What is A Rollover IRA

A Rollover IRA is a type of Individual Retirement Account designed for people who have changed jobs or retired and have assets accumulated in their employer-sponsored retirement plan.

Eligible distributions from such plans can be rolled over directly into an IRA without incurring any tax penalties, and assets remain invested tax-deferred. You can consolidate multiple retirement accounts into a single Rollover IRA to simplify your retirement savings and make it easier to allocate and monitor your assets.

Establishing a Rollover IRA is a flexible way to ensure your retirement savings continue to be invested and tax-advantaged, with as wide a range of investment choices as possible.

The following are reasons you may want or need to use an IRA rollover:

1IRA-to-IRA Rollover
Used to transfer funds from one IRA to another IRA and retain their tax-favored status.

2Qualified Plan-to-IRA Rollover
Used to receive distributions from an employer-sponsored qualified retirement plan (like a 401(k) and continue to defer taxation.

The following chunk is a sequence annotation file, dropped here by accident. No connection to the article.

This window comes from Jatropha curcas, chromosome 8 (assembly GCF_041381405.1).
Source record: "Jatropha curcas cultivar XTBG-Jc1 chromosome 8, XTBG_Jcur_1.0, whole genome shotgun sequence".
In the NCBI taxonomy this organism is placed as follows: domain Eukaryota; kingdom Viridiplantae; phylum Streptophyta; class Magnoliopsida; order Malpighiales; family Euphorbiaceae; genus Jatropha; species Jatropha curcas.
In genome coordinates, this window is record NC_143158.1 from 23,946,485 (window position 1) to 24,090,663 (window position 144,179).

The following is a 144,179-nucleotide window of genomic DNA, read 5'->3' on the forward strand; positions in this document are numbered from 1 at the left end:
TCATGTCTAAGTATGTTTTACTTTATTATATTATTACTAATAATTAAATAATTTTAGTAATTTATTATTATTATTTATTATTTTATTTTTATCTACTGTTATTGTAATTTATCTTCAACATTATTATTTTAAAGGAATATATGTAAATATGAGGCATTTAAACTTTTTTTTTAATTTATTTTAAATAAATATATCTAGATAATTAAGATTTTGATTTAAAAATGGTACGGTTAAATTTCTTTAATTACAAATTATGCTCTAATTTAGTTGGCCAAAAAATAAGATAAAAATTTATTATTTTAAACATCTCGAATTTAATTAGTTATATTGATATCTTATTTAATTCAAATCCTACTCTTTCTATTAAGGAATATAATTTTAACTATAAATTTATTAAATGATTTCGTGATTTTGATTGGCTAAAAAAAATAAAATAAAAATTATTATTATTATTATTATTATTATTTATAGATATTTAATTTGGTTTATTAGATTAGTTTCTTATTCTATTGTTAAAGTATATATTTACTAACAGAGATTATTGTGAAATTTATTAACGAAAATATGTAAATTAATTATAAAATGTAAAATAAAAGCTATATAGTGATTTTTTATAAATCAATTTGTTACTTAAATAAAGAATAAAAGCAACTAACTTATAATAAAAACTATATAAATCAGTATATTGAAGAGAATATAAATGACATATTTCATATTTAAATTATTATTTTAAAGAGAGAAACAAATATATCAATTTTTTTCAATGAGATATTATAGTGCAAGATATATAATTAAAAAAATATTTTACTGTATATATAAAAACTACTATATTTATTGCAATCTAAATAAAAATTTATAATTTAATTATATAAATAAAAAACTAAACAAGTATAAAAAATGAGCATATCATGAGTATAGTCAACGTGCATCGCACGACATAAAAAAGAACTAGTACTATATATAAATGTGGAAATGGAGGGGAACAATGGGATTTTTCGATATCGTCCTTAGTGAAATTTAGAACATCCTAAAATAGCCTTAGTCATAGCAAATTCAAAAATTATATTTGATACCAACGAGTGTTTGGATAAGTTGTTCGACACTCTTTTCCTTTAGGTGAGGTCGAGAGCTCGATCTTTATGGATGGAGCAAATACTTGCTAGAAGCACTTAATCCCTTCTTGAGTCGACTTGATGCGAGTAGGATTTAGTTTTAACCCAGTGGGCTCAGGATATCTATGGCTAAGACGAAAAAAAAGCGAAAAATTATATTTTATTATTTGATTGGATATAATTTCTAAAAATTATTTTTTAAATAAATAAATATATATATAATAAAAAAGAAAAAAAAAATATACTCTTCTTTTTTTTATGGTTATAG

3Conduit IRA Rollover
Used to receive distributions from an employer-sponsored qualified retirement plan and maintain their tax-favored status until the distributions are rolled back into another employer-sponsored qualified retirement plan.

4Spousal Rollover
A surviving spouse can roll over the proceeds of an inherited IRA and continue to defer income taxation.


5Conversion of a Regular IRA to a Roth IRA
Amounts in a Regular IRA can be rolled over to a Roth IRA if the taxpayer’s adjusted gross income does not exceed $100,000. While income taxes must be paid on amounts rolled over to a Roth IRA in the year of the rollover, there is no premature withdrawal penalty tax.

When considering an IRA rollover, you should remember:

  • There are no limits on the amount of rollover dollars.
  • As with all IRAs, withdrawals before the age of 59 ½ will be subject to a 10% penalty.
  • Distributions from qualified retirement plans must be rolled over within 60 days following receipt of the distribution, or you are subject to a 20% tax withholding.